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Woman Sues Franklin Police, Williamson Sheriff, Alleging Multiple Civil Rights Violations

An Alabama woman in suing the Franklin Police Department, the Williamson County Sheriff’s Office and the Tennessee Division of Children’s Services (DCS) in federal court alleging civil rights violations, the Tennessean reports. A woman with no priors, Tracy Marie Garth, was arrested by Franklin PD for traffic violations while she was driving with her children in the car. Garth’s complaint alleges that since she wasn’t allowed to bring her purse, she was unable to post bond after her arrest and she wasn’t allowed a phone call until 14 days after her arrest, leading to the loss of her job. Further, DCS allegedly placed Garth’s children in Tennessee foster care without attempting to transfer them to Alabama, where Garth’s family lives.
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After Conviction Overturned, Memphis Woman Works to Rebuild Life

The New York Times dives deep into the tale of Noura Jackson, a woman convicted of killing her mother, who spent nine years in prison before new evidence, previously withheld by prosecutors, led to her freedom. A written statement given by a friend of Jackson’s, which was tucked away in a prosecutor’s notebook and forgotten until after the trial, contradicted his testimony presented in court. The Tennessee Supreme Court called prosecutors Amy Weirich and Stephen Jones’ failure to disclose the statement a “flagrant violation” of Jackson’s constitutional rights, and overturned the verdict. Jackson is now rebuilding her life in Nashville.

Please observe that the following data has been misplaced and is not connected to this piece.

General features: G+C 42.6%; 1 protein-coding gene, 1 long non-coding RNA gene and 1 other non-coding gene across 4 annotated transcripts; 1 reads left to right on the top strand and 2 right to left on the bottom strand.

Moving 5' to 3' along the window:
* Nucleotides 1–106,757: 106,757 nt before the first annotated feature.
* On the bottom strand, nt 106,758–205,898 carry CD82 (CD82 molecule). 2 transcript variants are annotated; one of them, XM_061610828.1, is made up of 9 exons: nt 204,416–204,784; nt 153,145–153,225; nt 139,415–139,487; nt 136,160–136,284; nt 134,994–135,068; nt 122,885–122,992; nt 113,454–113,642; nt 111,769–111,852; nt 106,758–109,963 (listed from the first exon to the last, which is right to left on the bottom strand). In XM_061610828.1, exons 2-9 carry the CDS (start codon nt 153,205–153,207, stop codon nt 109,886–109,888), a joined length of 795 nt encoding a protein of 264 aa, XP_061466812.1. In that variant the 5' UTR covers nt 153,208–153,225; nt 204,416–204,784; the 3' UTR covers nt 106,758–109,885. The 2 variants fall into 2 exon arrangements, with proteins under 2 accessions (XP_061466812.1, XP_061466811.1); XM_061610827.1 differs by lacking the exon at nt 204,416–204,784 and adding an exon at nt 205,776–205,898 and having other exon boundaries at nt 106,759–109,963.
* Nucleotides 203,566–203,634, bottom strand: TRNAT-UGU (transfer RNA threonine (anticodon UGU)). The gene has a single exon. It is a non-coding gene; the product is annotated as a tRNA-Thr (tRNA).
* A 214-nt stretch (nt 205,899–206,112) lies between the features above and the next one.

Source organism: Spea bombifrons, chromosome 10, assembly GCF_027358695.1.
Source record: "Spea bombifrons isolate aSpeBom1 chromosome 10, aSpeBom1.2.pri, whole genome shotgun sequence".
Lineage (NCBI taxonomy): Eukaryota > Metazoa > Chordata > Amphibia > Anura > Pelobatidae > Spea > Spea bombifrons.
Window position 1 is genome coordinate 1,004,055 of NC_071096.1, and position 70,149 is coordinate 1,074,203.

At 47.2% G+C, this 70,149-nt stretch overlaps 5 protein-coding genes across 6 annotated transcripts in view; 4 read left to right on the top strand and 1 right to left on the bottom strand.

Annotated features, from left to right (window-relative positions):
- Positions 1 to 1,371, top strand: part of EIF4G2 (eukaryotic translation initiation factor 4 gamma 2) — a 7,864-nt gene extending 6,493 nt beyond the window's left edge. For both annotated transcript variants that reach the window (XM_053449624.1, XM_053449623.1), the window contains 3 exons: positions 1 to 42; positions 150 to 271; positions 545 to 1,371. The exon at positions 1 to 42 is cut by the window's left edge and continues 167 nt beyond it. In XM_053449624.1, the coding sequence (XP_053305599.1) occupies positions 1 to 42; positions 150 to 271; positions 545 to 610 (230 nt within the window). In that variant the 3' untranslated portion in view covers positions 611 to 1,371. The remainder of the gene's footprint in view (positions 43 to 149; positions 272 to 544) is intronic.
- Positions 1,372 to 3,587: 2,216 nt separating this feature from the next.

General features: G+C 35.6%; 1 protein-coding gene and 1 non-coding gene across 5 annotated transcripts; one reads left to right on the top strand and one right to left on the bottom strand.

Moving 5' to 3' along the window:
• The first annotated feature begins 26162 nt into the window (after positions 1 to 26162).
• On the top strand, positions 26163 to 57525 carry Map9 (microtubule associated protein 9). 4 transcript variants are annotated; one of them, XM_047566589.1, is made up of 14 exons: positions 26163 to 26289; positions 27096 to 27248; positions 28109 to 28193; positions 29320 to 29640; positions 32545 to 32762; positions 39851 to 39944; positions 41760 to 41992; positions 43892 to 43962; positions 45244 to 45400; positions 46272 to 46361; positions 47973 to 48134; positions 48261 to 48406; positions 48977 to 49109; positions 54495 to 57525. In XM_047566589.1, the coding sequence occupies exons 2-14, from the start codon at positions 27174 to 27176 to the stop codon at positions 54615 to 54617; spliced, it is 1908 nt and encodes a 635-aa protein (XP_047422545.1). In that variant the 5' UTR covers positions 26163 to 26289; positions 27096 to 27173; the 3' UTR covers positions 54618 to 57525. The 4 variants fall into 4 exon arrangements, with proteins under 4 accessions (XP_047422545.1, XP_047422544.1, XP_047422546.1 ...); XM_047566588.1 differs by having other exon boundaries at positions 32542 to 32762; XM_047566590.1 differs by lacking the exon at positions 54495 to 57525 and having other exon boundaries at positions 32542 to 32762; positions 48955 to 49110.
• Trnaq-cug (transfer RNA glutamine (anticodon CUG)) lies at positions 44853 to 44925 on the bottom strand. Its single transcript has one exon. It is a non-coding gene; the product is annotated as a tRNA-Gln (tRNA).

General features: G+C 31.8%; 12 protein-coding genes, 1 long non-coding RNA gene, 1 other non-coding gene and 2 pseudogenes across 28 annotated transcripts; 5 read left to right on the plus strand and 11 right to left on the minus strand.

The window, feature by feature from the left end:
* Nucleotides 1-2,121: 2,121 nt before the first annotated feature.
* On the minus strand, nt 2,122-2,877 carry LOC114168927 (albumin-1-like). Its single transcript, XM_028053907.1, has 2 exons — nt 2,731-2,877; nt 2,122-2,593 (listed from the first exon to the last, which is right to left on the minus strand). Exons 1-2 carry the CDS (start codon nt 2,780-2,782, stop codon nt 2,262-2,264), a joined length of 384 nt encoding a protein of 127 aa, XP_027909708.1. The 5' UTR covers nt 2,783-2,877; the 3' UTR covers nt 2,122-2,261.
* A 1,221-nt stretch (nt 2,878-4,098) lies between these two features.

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Nashville Man Served as Foreman to 42 Grand Juries

The Tennessean this week reviewed the work of Stan Fossick, an 81-year-old Nashville businessman who has served as a foreman on more Tennessee juries than anyone named in reports since 1992. Fossick, a longtime friend of many Nashville judges, has been chosen to serve as foreman of at least 42 grand juries. He has also made political contributions to judges in the past, a fact that Fossick denied tarnishes his impartiality. Grand jury reports written from juries that Fossick served as foreman on praised police and the courts above all others.